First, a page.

Germany, Berlin, Prenzlauer Berg, March 2019
Not a minute is lost, life is taken seriously here. During the last 45 years, I have been in Berlin frequently and have seen it change. The broody atmosphere of West-Berlin with its young population (partly due to the Wehrplicht exemption, those who lived in Berlin did not have to go into the conscript army) felt like a warm blanket. The empty streets of East Berlin, just a few hundred meters away, behind Checkpoint Charlie, where visitors were looked at like Zoo animals just a gave me the impression of a city on the moon and thinking back I still experience a chill on my spine.
Former DDR, soaring rents
It is all gone now, east and west. After the fall of the Wall the center Mitte became a big bear pit, inhabited by growling building machinery. Now it is a newly created modern office block area with just some remnants of times past an and overload of tourists. Berlin is not one city, actually, it is seven or eight, clustered together, each with a distinctly different feel and atmosphere. Kreuzberg and Neu Köln are rough. Prenzlauer Berg, formerly an empty, run-down DDR family residential area turned into a well to do, flourishing district. it reminds me of a phoenix, risen from its ashes and crying victory like a black German eagle. A reservation area for the new young wealthy mixed with the minority of lucky original residents that had their real estate in ownership. Rents have skyrocket here to 1500 Euro for a 3 room apartment and have driven the others away.
Ist das Bio?
It is a cold morning, just a weekday with the normal routine. Kids go to school accompanied by parents (al lot of them with fathers), nicely dressed in the latest fashion. Consumers here are very critical. All has to be to the new standards: biological, ecological, regional. Political and social correctness must be spotted from the garments, equipment (rucksacks, bicycles). The fashionable coffee shops adjusted with the corresponding fare. Kids receive last instructions from their mother for their environmental protest march. It is not just material goods but also correct behavior counts. What to do or not to do.
The barista takes great care in preparing my coffee and I sit down to have my croissant. Inside it is busy. Outside everyone checks their cellphones or is deeply immersed in a no doubt intellectual conversation as is the friendly couple (Olle and Natascha, Tasche in short), that allows me to take a picture. Yes, that is ok, he understands. Olle is also a photographer (and loves Dutch chocolate as I do).
When taking photographs it is essential for me to ask explicit permission, if I forget I am reminded immediately even by bystanders. Impossible to get permission at the epicenter of Prenzlauer Berg, the Käthe Kollwitzplaz child play area, where parents show each other how it is done correctly to Prenzlauer Berg standards. The population is young, 30 – 40 dominates and the percentage of children is remarkably high.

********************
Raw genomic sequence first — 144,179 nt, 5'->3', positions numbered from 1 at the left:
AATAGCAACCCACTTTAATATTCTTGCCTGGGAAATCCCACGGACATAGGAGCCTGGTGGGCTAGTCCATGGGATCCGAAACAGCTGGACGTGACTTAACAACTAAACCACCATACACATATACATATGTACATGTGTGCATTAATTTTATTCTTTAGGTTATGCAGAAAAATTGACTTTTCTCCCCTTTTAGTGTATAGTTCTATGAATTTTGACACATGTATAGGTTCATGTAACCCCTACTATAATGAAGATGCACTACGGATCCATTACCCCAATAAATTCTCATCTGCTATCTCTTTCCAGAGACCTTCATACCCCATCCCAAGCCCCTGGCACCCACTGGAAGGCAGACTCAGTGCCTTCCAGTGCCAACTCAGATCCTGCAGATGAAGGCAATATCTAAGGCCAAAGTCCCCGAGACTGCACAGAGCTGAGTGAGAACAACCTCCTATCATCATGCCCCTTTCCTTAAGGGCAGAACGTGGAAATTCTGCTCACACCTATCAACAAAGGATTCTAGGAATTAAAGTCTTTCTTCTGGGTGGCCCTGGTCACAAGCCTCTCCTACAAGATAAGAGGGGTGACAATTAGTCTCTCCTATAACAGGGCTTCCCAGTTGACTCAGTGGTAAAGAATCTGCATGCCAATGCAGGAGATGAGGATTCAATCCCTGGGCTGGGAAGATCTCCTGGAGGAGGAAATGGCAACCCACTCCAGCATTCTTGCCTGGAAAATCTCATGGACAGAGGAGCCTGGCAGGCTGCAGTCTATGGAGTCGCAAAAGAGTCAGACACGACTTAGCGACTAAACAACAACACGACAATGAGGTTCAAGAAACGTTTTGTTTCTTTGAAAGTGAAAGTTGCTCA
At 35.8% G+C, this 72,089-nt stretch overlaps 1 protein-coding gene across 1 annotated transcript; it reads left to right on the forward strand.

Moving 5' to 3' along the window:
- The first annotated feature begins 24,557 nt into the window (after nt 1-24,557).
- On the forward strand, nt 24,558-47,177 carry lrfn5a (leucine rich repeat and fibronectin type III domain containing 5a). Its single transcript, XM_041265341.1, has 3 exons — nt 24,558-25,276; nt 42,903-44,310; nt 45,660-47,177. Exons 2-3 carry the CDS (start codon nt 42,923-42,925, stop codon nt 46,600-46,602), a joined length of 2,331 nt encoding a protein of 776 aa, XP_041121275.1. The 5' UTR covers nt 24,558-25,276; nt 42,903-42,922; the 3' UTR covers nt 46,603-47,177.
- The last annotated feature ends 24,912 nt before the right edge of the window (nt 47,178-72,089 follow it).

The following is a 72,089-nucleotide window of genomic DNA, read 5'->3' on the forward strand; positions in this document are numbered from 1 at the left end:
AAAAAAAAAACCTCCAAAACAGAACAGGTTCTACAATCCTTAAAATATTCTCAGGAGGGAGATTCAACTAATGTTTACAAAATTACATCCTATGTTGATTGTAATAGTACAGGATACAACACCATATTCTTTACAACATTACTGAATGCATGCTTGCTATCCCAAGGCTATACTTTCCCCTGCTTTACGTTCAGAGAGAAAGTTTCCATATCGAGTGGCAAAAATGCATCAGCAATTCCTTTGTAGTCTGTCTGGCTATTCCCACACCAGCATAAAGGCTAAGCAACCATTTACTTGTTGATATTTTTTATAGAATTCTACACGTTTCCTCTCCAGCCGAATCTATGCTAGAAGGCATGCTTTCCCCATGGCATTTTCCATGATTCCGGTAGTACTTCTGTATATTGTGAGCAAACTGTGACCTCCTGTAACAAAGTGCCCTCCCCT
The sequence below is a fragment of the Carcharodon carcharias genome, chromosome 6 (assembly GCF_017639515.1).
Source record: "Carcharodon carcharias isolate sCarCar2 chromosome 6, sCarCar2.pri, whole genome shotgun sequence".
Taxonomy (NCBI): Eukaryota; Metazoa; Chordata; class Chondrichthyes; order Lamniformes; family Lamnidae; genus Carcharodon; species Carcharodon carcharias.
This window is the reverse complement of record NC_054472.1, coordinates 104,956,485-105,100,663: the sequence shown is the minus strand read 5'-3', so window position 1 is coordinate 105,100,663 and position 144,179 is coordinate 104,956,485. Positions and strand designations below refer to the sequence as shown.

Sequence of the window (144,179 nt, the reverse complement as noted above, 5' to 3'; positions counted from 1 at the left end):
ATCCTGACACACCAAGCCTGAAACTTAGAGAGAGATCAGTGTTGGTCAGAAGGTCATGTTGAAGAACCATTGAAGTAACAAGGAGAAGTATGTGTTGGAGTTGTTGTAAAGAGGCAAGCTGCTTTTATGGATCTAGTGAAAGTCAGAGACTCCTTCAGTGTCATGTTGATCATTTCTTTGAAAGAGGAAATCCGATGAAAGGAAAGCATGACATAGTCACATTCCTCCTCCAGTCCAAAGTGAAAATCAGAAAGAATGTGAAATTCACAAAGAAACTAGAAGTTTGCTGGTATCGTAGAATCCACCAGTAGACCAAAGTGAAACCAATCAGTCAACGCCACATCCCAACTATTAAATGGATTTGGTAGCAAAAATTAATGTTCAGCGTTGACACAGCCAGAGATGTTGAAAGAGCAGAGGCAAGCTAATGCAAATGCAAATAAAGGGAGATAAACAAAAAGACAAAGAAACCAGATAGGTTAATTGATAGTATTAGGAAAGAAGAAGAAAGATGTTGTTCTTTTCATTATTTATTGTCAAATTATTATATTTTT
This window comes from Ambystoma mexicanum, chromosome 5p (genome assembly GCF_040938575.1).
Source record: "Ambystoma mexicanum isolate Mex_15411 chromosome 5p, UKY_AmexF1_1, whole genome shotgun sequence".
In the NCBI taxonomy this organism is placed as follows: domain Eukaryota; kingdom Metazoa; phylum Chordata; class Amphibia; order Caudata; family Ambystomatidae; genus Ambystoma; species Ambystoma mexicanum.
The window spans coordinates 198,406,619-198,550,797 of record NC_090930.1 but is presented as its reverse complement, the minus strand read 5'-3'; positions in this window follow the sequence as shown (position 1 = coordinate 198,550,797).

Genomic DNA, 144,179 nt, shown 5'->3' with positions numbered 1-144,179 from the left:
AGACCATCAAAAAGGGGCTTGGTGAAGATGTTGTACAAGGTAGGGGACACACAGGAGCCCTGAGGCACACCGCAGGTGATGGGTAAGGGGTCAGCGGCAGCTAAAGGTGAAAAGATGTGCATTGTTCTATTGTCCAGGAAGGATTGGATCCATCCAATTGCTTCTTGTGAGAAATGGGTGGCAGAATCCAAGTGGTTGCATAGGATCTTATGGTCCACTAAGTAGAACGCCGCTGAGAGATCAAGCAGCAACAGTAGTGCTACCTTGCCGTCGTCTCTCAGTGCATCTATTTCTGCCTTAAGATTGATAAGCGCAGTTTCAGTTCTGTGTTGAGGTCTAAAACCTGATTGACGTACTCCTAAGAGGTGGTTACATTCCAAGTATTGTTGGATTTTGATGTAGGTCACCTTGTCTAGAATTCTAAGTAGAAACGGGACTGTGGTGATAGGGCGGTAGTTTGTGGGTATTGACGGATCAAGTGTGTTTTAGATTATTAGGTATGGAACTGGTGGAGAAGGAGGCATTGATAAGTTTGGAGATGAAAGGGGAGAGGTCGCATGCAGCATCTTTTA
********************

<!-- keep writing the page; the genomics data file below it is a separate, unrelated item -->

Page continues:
Nearly all old buildings are renovated and show their old pre-war glory, apart from some squatters strongholds that in some spots even have become free havens where alternative entrepreneurs have set up private breweries, halls for skateboarding (photographs explicitly not allowed) and unusual eateries (in this case, below, in the neighboring district Friederichshain).
The alternativo’s make a strong contrast to the proverbial German way: “Bratwurst” on Hackischer Markt.
In front of her quiet office near Kollwitzplatz a lady is rehearsing a speech she has to translate. I lost her card. “At one point the whole district was designated to be torn down completely but gentrification was faster. I would not be able to do this work in a busy environment. Prenzlauer Berg suits me fine though I miss the old atmosphere a bit.” she says.
On Sunday the Mauermarkt (named so because it is held on a stretch that formerly was taken by the Wall and its minefields) has become an institute. Even on this chilly morning. entrepreneurs, mostly from non-German background, try their luck and offer a variety of goods, some quite remarkable.
Saliha Onay serves coffee “on wheels” from her mobile espresso machine. Formerly she was in the cosmetics business but she wanted something for herself. Something with people, contact and a product she believed in. To be a nurse would be too psychologically demanding she says. She then discovered great coffee from a local small coffee processing shop and is proud of her art: to serve it just right. Her dedication shows in all details, the small table with ornaments where one can sit down for a while relishing a freshly brewed cup. On this market, she knows many and many come especially for just her coffee. We think together what a good pay off slogan for her business could be. Maybe “coffee to come back for”.
Germany is a country where things are looked after to a high perfection level, a bit too perfect for my taste. Prenzlauer Berg has in a way stepped out a bit of the Berlin culture as it shows the same perfection, so clearly and pleasantly absent in many other districts. Or is it just me noticing this and will the whole of Berlin become polished and brushed up like Amsterdam? Either way, I will always have a suitcase left in Berlin: Ich hab’ noch einen Koffer in Berlin. Or just coffee.